FOXBOROUGH, Mass. – Tom Brady dropped back and threw a pass. Danny Amendola ran to where he expected it to be.
It was a painful connection.
“He darted me in the chest with one ball,” the Patriots receiver said Tuesday. “I was like, ‘Wow, this guy can really wing it.”‘
Amendola and New England’s eight other new wide receivers better get used to it. They’re among 12 players at that position on the roster for the team’s organized team activities, a three-day session that ends Wednesday.
Gone from last season are Wes Welker, Brandon Lloyd and Deion Branch. Welker led the team with 118 catches then signed as a free agent with the Denver Broncos. Lloyd was second with 74 receptions then was released. Branch wasn’t re-signed after catching just 16. That leaves just Julian Edelman as the only wide receiver who caught passes from Brady last year, and that total was only 21.
Moving forward, none of the newcomers will catch very many if they can’t learn New England’s complex offensive system.
At least Amendola has a head start. He played under current Patriots offensive coordinator Josh McDaniels when McDaniels held that position in 2011 with the St. Louis Rams. So he said he’s “familiar” with the system, although the one the Patriots use is more “intricate.”
Besides, Amendola was limited to just one game that season because of injury.
“That’s the most important thing, the vocabulary of the offense,” he said. “I’m learning day in and day out, and studying at night.”
Three other veterans signed with the Patriots as free agents. Michael Jenkins spent the past two of his nine NFL seasons with Minnesota. Donald Jones was with Buffalo for his three seasons. Lavelle Hawkins was with Tennessee for all five of his pro seasons.
“You ask questions in meetings. You kind of thrive off each other. It’s definitely a group atmosphere, a group effort,” Amendola said.
“We have some guys coming from other teams with a lot of experience and it’s exciting to see what we’re going to be able to do.”
Two draft picks figure prominently in the competition at wide receiver — second-rounder Aaron Dobson of Marshall and fourth-rounder Josh Boyce from TCU.
For Amendola, establishing a relationship with the other receivers and Brady is a constant process.
“It’s very important,” he said. “It’s something that you work on every day in the meeting rooms. Outside of the building, forming a relationship (helps) you play better on the field.”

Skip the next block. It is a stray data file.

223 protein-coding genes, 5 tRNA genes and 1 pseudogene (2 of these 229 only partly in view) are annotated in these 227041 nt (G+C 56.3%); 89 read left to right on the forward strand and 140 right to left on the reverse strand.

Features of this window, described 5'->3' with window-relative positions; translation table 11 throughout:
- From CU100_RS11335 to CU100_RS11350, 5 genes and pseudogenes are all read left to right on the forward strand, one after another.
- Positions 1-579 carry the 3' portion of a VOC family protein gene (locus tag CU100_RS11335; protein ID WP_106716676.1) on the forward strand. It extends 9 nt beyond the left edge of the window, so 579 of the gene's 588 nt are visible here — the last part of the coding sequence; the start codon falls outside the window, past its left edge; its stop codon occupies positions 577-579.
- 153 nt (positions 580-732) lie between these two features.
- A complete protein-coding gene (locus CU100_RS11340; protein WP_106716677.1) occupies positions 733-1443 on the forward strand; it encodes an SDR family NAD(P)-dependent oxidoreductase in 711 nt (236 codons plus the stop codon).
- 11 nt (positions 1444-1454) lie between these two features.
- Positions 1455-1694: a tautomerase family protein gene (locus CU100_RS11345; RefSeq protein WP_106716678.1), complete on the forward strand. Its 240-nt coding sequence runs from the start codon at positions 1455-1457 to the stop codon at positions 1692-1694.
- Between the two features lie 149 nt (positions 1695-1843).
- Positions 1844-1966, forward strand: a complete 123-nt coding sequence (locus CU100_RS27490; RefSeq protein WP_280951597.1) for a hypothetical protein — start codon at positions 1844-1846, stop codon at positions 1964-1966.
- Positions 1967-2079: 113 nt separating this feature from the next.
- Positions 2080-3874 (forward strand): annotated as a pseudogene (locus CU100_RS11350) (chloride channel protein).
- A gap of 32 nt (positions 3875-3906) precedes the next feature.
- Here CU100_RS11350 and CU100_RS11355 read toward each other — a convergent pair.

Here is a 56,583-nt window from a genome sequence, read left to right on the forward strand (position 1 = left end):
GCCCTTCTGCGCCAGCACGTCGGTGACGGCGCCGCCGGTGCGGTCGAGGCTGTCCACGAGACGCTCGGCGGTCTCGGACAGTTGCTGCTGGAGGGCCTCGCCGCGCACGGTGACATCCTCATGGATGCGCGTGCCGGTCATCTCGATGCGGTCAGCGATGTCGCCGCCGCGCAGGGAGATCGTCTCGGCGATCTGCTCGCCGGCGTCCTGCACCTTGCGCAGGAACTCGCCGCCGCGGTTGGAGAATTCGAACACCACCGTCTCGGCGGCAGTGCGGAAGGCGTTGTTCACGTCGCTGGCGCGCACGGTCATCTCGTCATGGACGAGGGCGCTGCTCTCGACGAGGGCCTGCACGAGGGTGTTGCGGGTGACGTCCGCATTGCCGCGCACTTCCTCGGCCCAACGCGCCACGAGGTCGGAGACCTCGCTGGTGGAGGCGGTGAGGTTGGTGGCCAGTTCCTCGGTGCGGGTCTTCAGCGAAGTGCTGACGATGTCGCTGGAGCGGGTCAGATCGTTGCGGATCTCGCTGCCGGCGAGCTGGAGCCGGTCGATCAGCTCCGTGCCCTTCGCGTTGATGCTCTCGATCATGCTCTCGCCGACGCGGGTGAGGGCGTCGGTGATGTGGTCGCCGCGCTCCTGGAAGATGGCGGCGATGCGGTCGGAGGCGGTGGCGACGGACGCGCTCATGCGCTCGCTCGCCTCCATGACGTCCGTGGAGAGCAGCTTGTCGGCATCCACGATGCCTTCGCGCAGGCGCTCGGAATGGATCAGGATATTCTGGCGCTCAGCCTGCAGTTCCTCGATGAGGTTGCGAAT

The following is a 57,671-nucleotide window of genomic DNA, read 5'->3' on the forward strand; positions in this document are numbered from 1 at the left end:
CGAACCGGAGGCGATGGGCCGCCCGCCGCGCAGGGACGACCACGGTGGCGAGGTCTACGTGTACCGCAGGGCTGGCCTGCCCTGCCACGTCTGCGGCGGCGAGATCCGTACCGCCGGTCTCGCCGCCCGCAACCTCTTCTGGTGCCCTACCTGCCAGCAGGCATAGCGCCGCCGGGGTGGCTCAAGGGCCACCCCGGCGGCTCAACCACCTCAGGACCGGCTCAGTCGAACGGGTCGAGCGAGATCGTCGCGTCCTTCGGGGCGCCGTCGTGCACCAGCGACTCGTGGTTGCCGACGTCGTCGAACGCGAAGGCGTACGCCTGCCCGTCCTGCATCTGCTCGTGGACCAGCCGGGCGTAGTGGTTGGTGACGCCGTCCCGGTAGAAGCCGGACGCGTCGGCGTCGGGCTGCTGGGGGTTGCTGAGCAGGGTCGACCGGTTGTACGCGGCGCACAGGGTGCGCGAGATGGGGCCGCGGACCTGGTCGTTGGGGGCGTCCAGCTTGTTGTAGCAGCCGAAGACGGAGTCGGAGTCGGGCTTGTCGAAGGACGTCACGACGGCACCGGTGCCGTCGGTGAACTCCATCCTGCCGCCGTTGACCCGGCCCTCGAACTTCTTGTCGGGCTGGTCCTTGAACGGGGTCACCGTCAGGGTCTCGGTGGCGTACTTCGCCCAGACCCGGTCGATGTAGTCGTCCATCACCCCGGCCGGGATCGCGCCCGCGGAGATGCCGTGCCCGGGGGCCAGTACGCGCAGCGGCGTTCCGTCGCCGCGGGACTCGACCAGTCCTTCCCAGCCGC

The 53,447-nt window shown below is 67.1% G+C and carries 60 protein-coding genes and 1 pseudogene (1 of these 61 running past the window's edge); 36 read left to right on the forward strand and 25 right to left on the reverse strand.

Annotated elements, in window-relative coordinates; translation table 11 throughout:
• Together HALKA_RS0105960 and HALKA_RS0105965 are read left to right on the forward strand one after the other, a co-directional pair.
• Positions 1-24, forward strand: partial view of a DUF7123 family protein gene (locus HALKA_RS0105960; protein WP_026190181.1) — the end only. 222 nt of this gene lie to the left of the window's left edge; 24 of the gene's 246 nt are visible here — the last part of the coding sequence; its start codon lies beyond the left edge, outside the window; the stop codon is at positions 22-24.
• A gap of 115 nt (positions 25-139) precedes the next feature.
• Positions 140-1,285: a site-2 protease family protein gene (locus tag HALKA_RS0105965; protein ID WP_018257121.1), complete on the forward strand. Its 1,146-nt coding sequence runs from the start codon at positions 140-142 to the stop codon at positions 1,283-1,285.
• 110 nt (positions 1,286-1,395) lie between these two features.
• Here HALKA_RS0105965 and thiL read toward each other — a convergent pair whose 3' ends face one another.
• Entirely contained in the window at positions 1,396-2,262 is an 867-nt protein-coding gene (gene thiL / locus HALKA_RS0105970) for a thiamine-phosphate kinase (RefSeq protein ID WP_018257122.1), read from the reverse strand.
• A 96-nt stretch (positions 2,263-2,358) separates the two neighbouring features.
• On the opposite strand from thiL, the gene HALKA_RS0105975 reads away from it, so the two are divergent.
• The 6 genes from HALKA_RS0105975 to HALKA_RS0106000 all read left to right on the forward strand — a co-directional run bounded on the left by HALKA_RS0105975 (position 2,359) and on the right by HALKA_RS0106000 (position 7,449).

After signing with the Patriots, Amendola worked out with Brady in California.
“Any time you get a jump and you get to work with each other is good,” Amendola said.
Brady and Welker did that for five years, not counting 2008 when the former suffered a season-ending knee injury in the opener. In those five seasons, Welker caught 443 passes.
Amendola has caught 196 passes in his four pro seasons with a high of 85 in 2010. Last year, he had 63 receptions for 666 yards while Welker had 118 for 1,354.
Amendola figures to take over from Welker as slot receiver but said he’s not concerned with comparisons between them.
“That’s not something I need to worry about,” he said. “I’m worried about the playbook and getting the reps down and getting on the same page with my teammates and the good thing is I don’t have to worry about that stuff.”
ROB GRONKOWSKI’S agent says the tight end’s latest surgery is expected to be the last on his forearm.
The agent, Drew Rosenhaus, said that the surgeons said this fourth operation went as well as they could have hoped for and that Gronkowski was in good spirits afterward.
“He should make a full recovery, according to the doctors I met with,” Rosenhaus said.
The New England Patriots’ star broke the left forearm on Nov. 18 while blocking for an extra point against the Indianapolis Colts. He broke it again early in the Patriots’ first playoff game, a win over the Houston Texans.
Gronkowski had 55 receptions and 11 touchdowns despite missing five of the 16 regular-season games last year.